Alcohol Bill Could Cost Media Industry €20m In Advertising Revenue
The Public Health (Alcohol) Bill is likely to cost the media industry €20 million per year, according to a report entitled ‘The Potential Impact on Irish Media of the Public Health (Alcohol) Bill 2015’ which was commissioned by media owners of Ireland.
The advertising restrictions included in the Bill are estimated 'to cost the out of home media industry €11 million per annum, broadcast media €7 million and print media €2 million per annum in terms of advertising revenues forgone'.
Author of the report, economist Jim Power said, “Irish media is already under significant financial pressure from declining advertising revenues and the advent of digital media. These pressures will be exacerbated by the new legislation – which will cost jobs and undermine the ability of the affected Irish media organisations to deliver high quality media content.”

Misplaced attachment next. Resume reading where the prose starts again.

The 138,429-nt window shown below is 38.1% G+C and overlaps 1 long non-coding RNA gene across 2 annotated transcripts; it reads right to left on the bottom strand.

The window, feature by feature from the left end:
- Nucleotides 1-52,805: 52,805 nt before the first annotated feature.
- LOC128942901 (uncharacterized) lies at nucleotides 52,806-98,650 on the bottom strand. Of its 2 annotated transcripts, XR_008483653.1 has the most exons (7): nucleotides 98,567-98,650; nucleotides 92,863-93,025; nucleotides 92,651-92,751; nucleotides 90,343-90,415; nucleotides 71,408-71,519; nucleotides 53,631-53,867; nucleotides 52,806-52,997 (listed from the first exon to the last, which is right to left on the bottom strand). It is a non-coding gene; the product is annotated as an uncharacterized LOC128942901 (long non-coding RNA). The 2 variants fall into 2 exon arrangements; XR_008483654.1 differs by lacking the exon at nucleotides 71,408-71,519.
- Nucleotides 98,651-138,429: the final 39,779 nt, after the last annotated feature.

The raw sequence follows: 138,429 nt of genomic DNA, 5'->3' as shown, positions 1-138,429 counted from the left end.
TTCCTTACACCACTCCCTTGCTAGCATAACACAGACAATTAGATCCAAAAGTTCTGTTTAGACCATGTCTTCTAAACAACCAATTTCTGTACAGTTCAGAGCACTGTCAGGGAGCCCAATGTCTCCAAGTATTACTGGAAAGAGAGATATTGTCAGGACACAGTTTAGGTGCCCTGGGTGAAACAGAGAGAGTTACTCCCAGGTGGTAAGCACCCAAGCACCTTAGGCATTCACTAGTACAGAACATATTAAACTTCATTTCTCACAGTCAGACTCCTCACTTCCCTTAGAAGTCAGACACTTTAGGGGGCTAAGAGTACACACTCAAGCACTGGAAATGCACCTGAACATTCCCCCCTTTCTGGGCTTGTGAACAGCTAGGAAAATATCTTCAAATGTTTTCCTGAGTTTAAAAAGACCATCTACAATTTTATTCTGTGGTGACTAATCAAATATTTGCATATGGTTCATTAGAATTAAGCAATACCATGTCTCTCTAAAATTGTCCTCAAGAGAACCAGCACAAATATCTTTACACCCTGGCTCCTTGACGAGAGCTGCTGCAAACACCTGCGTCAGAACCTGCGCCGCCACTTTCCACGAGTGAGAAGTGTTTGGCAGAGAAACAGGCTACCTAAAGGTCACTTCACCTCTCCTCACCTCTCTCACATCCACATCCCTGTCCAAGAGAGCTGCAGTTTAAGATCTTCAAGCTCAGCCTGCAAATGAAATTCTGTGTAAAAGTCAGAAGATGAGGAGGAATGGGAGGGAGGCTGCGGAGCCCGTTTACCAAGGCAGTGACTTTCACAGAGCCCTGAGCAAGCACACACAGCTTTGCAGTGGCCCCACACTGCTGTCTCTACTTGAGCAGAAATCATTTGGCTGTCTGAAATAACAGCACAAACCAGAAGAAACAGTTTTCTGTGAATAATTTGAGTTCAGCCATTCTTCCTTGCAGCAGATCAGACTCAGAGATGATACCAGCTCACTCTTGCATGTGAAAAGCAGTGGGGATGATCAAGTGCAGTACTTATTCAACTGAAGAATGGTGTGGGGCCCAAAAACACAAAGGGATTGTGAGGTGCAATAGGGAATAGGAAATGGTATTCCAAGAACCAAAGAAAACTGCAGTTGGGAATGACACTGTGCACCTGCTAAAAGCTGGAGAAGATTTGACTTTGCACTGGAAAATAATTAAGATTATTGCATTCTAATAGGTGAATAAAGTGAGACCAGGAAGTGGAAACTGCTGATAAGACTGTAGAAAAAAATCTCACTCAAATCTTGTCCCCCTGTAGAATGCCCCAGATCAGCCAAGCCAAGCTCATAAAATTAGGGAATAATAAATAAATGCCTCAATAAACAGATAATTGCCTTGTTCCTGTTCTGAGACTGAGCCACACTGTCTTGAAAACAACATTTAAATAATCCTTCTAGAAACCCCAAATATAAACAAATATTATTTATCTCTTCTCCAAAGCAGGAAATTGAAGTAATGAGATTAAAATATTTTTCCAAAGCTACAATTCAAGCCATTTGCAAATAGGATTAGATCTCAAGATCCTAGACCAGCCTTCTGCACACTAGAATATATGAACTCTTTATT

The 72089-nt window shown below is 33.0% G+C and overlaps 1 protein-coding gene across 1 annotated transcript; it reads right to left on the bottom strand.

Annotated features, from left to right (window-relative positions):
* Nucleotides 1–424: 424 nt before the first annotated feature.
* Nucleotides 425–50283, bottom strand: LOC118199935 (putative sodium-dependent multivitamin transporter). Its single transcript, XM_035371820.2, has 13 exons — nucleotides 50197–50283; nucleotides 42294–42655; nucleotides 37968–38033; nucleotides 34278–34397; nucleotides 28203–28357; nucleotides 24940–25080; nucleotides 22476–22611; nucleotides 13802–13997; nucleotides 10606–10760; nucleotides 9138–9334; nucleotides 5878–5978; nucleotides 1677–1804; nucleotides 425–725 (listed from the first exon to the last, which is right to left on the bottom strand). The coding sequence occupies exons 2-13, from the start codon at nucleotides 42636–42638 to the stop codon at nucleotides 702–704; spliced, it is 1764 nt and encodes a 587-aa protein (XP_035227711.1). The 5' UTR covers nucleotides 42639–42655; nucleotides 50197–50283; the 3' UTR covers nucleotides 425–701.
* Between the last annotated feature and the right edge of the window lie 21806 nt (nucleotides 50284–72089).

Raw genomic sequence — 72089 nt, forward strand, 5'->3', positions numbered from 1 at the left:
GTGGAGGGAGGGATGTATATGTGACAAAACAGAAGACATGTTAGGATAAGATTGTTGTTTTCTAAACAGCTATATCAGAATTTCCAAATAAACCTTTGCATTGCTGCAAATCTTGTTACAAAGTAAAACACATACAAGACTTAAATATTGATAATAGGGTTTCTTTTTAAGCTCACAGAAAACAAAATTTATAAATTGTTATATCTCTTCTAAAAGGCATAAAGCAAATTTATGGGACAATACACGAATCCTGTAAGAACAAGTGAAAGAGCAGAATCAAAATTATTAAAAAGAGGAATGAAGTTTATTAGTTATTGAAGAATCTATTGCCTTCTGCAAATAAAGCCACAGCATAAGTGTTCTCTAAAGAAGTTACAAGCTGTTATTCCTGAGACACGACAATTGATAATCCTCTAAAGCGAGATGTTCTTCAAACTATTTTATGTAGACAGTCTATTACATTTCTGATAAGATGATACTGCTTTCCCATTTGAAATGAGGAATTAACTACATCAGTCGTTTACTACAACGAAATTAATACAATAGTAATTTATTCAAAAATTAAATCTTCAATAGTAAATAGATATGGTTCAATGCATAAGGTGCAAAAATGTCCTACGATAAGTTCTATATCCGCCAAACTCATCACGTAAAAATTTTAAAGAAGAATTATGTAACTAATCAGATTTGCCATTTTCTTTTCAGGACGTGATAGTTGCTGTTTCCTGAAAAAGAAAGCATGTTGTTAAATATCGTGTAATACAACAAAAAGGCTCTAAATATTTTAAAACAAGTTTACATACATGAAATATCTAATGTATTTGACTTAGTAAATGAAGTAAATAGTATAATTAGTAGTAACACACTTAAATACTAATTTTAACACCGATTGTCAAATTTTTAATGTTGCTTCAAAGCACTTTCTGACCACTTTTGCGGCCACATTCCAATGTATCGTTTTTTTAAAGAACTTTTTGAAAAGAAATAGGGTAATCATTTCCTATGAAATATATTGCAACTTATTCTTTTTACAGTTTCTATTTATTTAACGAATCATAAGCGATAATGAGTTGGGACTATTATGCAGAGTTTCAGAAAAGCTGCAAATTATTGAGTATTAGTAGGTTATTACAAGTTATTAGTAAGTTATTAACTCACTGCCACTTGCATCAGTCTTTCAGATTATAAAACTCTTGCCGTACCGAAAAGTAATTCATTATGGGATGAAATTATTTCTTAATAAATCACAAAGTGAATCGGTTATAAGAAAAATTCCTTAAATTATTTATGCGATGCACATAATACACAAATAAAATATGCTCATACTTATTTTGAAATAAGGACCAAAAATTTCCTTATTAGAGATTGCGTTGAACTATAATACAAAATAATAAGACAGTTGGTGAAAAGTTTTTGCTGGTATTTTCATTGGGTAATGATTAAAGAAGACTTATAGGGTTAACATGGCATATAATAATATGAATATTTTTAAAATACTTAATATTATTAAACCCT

The Bill reportedly plans to remove Irish pub scenes and any images of people drinking alcohol from advertisements.
It is believed that this will be detrimental to advertising revenues, consequently threatening employment in the industry.
Patricia Callan, Director of ABFI, suspects there is 'no causal link' between advertising and alcohol use. She states, “this comprehensive study highlights the enormous impact the Bill will have on the media industry in Ireland without any conclusive evidence that the measures proposed will tackle alcohol misuse. It is yet another example of the unintended consequences of this deeply flawed Bill”.
In order to justify her disapproval, Callan went on to state numerous statistics on alcohol use in Ireland and advertising.
She states that, according to the World Health Organization (WHO), alcohol consumption has fallen by 25% in Ireland since 2005.
Reports also show that 60% of 12-17 year olds use a device other than a TV to access media content.
This is a key statistic, as the bill is also aimed at lowering alcohol use amongst that age group.
Callan concluded, “The drinks industry is advocating for existing codes to be put on a statutory footing, with significant penalties for breaches. This could be implemented within a much shorter timeframe and without jeopardising the advertising sector, in addition to the hospitality sector which employs over 200,000 people around the country”.
© 2017 - Checkout Magazine by Patrick Lewers